Anyway, that’s how I see it.



    • Hi Lee, Thanks for reading and for your comment. Regarding Theory of Mind in dogs; there actually is a fair bit of research that suggests that dogs have a rudimentary theory of mind, in the sense that they are able to consider what another individual may or may not know. Like everything that has evolved, (and I am sure you know this), theory of mind most probably exists in various degrees, rather than as an all-or-nothing capability. I am by no means an expert on this, but the studies of Adam Miklosi, Juliane Kaminski, Michael Tomasello and Brian Hare and their research teams are all great to look at and suggest that dogs have more going on cognitively than we have ever before in history given them credit for. I reviewed some of Juliane’s work recently in the Science Dog essay entitled, “Do you Know What I Can See” (also found in WDJ, June edition). So, while these particular studies in this essay (I bow for your Play) were not designed to study theory of mind, I don’t think it was beyond their scope for the researchers to conclude that only offering a play bow when another dog can see you suggests that this signal has an intentional communicative function was out of line at all. Best wishes, Linda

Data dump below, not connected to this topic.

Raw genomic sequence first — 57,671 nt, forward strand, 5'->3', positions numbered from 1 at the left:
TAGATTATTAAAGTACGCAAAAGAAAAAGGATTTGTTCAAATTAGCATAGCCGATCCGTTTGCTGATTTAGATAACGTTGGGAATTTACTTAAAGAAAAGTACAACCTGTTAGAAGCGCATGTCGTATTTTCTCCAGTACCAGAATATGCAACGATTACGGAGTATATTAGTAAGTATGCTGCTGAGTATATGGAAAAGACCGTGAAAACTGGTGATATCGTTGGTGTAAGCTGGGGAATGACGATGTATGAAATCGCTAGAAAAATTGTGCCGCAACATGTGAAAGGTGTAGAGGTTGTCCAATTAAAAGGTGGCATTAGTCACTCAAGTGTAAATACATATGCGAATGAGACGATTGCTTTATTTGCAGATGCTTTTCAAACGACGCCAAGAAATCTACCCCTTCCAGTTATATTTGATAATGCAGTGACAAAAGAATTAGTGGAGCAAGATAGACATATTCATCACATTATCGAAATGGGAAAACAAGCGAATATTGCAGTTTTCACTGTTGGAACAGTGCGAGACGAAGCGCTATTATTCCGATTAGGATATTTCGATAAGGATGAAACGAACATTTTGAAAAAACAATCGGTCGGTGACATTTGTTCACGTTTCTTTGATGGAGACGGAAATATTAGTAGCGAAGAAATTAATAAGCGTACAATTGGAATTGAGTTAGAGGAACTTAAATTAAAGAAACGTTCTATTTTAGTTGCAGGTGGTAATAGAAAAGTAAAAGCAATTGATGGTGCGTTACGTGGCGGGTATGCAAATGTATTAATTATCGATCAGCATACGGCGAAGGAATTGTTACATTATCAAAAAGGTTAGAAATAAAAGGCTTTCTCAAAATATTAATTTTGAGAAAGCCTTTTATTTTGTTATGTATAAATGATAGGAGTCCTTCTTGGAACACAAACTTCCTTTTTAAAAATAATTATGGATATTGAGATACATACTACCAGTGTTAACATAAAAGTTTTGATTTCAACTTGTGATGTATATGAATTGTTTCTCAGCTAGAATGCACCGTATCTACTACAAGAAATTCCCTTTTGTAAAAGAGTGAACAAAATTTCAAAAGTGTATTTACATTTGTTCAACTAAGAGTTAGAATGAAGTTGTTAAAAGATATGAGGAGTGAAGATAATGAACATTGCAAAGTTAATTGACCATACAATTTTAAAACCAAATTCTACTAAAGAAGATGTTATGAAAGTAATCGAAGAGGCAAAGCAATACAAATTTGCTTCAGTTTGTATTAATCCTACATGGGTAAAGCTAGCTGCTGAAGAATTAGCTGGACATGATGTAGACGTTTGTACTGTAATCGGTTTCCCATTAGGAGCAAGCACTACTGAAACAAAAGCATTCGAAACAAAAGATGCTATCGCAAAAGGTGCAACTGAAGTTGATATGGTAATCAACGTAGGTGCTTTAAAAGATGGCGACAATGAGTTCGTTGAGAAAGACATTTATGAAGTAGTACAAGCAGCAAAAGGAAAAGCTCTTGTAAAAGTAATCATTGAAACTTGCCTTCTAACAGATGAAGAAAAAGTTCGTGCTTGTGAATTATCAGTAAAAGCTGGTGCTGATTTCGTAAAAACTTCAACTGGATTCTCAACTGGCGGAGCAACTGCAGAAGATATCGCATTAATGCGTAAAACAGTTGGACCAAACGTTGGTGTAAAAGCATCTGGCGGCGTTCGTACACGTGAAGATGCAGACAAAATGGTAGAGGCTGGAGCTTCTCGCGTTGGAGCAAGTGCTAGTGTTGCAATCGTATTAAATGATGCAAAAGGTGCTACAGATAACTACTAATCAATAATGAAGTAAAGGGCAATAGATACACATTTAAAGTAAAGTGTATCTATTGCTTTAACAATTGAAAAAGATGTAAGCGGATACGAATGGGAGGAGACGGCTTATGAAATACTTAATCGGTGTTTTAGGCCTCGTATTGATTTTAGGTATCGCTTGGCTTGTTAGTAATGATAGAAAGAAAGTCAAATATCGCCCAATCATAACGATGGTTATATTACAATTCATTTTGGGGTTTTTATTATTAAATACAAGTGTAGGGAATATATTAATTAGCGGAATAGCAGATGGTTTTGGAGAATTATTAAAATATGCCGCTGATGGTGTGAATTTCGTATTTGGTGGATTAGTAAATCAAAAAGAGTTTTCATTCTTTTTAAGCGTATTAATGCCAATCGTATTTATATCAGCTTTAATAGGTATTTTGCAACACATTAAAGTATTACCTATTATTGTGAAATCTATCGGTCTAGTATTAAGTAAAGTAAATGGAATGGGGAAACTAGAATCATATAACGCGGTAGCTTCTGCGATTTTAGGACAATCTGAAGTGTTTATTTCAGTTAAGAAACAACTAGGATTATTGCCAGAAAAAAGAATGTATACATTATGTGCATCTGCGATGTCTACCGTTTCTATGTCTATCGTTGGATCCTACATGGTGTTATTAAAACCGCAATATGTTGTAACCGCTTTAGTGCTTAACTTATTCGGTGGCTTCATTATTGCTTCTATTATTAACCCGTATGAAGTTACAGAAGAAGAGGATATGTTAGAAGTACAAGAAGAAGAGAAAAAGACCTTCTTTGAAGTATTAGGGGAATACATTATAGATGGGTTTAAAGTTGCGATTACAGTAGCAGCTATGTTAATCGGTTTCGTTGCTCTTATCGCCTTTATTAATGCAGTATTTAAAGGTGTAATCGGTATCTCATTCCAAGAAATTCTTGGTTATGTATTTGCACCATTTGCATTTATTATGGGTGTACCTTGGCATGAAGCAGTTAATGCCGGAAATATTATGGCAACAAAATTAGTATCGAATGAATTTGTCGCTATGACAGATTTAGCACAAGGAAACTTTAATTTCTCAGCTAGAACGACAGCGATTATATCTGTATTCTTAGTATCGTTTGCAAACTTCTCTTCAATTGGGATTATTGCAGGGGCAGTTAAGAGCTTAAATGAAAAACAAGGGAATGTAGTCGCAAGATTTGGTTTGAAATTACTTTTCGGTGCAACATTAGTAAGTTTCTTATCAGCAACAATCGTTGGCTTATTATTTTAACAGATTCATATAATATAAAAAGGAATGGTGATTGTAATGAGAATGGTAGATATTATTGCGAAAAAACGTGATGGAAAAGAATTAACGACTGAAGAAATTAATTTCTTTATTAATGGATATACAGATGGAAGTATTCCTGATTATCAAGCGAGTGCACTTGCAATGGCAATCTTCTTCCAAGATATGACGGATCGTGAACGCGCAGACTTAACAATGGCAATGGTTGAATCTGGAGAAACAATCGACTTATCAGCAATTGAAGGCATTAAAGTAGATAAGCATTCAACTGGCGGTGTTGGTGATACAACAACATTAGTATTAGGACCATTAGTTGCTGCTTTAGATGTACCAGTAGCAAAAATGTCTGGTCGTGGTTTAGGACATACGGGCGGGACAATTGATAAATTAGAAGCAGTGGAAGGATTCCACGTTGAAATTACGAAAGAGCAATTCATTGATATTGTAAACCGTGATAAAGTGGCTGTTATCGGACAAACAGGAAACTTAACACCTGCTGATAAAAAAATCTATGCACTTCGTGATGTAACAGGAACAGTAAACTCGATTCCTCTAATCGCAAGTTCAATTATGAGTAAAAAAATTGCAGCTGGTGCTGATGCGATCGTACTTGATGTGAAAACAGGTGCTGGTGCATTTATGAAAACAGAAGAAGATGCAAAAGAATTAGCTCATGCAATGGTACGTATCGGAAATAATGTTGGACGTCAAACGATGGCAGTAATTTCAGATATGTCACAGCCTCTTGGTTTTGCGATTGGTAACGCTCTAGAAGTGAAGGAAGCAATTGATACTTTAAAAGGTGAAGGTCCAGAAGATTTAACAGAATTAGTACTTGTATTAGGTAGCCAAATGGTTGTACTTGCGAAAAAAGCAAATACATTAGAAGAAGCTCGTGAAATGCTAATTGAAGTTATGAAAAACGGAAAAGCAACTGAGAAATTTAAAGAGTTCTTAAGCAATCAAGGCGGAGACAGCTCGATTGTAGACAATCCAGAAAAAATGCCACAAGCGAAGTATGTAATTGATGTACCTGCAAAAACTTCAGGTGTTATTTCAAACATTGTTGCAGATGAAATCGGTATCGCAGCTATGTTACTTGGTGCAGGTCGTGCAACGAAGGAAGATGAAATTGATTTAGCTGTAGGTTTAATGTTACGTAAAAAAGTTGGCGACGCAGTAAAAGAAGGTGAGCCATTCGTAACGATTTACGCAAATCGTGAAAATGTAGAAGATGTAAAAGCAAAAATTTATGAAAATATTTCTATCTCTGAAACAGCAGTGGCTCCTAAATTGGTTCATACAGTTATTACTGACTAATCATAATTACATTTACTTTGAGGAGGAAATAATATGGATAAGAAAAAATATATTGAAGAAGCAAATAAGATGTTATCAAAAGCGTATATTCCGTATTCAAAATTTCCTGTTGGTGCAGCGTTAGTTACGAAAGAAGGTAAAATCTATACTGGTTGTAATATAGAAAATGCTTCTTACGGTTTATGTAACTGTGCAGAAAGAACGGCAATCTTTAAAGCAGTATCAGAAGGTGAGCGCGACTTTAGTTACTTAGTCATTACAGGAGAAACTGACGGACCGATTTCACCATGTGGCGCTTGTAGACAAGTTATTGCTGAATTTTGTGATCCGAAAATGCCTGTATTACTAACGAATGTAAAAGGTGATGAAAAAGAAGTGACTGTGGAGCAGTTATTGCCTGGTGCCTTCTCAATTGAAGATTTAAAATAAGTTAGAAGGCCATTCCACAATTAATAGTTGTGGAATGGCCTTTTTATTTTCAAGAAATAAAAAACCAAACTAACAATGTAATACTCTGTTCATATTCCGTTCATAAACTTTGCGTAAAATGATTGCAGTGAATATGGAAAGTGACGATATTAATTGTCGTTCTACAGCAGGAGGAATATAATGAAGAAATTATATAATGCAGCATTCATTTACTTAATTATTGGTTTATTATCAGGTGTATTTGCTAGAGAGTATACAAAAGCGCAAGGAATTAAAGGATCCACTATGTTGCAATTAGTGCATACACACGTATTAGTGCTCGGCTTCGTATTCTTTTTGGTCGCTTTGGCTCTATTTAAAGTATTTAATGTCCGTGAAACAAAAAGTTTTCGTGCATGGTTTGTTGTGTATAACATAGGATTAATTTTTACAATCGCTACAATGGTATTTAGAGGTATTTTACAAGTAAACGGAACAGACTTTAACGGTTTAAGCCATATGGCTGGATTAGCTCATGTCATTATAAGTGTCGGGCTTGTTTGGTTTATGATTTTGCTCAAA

5. One topic that is on point here is the difference between the play bow v. a prey bow.

    Brenda Aloff’s “Canine Body Language, A Photographic Guide”, notes that in a play bow, the rear is up with elbows very near or touching the ground, and the is tail down. The prey bow, has the body oriented back but set up to spring forward. The tail is up and the front legs are braced. I believe that the tail helps distinguish the two. Tail up: warning! Tail down: play time!

    See also “Canine Behavior: A Photo Illustrated Handbook” by Barbara Handelman. This work includes a look at fox, wolf, and coyote, in addition to good old canis familiaris. Each book takes a different approach–Handelman organizes alphabetically, by behavior, and Aloff organizes by behavior type.

    I can’t say enough about both of these books. Check your library or Amazon.

    Liked by 1 person